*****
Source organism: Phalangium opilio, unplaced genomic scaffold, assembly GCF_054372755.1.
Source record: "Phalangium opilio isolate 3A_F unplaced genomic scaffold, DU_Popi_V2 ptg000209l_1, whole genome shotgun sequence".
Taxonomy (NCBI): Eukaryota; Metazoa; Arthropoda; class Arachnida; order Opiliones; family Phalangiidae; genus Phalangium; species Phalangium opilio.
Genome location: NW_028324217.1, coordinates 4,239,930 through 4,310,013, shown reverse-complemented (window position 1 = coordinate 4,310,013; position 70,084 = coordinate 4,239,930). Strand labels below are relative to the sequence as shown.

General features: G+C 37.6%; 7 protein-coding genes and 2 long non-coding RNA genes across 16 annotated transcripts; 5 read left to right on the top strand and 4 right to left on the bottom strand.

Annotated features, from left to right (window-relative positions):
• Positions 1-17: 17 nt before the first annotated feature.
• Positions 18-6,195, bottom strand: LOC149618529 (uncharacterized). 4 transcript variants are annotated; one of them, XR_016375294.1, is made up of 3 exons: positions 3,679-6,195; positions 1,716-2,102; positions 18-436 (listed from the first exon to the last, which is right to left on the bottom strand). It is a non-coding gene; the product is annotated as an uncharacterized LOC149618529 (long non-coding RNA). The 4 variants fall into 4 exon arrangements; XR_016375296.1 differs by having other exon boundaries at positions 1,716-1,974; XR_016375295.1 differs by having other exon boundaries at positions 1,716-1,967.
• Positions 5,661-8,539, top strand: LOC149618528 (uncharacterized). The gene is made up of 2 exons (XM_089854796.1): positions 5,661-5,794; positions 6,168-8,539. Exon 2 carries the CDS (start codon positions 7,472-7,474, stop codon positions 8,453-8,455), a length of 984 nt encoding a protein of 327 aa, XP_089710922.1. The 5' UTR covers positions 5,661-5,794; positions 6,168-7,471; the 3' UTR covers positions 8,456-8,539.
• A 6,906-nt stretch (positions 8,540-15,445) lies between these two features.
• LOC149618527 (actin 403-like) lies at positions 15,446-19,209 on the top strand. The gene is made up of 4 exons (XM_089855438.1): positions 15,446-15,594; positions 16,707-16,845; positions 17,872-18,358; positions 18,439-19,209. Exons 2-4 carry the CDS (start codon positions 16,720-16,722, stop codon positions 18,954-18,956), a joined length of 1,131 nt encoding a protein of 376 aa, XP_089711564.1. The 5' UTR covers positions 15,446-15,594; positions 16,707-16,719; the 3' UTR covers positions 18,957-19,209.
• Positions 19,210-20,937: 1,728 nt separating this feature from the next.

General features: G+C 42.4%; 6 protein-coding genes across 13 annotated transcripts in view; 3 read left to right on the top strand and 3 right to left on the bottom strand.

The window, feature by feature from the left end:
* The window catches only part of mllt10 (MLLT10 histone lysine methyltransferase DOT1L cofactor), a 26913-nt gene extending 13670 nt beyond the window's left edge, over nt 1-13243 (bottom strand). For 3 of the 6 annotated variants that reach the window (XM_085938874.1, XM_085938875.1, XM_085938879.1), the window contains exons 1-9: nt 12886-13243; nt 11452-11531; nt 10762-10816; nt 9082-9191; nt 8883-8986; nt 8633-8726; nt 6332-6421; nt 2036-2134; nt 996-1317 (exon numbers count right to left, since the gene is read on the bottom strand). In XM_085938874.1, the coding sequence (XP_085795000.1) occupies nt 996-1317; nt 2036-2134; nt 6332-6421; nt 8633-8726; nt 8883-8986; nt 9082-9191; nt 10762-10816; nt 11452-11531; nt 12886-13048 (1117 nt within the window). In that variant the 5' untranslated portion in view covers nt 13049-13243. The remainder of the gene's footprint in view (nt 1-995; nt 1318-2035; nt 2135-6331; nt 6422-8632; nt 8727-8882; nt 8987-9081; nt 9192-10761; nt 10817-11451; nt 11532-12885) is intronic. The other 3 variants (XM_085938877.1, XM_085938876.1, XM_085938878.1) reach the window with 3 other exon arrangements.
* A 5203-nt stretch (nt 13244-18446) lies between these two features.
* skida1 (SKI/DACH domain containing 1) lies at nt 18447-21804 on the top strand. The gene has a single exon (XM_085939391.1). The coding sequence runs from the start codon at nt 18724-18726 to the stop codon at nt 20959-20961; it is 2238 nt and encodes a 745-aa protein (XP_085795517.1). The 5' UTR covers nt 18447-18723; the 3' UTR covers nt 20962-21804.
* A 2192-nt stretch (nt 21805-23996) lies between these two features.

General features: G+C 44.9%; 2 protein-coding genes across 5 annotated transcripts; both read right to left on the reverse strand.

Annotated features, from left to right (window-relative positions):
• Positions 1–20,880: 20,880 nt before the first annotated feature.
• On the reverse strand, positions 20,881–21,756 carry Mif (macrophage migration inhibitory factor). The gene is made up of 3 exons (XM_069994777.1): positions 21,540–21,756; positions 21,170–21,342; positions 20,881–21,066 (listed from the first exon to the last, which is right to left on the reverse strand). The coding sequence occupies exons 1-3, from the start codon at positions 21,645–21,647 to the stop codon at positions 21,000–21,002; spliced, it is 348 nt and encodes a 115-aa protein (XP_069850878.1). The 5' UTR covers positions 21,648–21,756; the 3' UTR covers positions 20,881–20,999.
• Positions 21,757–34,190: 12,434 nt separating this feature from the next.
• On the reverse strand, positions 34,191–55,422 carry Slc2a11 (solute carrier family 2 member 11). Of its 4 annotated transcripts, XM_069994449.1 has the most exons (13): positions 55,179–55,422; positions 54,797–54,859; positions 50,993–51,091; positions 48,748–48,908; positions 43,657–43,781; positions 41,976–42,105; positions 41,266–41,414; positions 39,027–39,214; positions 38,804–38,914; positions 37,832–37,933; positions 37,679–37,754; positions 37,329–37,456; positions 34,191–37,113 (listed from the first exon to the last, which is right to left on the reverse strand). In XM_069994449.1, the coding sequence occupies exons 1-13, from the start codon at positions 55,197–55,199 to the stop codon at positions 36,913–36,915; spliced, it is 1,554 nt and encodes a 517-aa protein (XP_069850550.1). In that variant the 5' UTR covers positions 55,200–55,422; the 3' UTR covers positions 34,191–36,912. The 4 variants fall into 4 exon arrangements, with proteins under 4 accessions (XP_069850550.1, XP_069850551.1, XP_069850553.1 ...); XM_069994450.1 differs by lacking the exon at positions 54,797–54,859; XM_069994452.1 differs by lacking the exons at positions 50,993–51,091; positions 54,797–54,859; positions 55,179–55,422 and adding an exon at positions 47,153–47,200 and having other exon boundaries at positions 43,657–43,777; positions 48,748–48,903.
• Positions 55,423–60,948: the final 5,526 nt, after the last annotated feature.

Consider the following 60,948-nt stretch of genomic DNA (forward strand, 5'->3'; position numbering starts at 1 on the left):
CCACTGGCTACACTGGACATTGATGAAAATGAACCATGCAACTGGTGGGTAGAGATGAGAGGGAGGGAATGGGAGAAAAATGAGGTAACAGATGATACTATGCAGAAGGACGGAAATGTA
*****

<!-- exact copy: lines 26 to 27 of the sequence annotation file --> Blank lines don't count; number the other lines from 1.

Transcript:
Consider the following 60,948-nt stretch of genomic DNA (forward strand, 5'->3'; position numbering starts at 1 on the left):
CCACTGGCTACACTGGACATTGATGAAAATGAACCATGCAACTGGTGGGTAGAGATGAGAGGGAGGGAATGGGAGAAAAATGAGGTAACAGATGATACTATGCAGAAGGACGGAAATGTA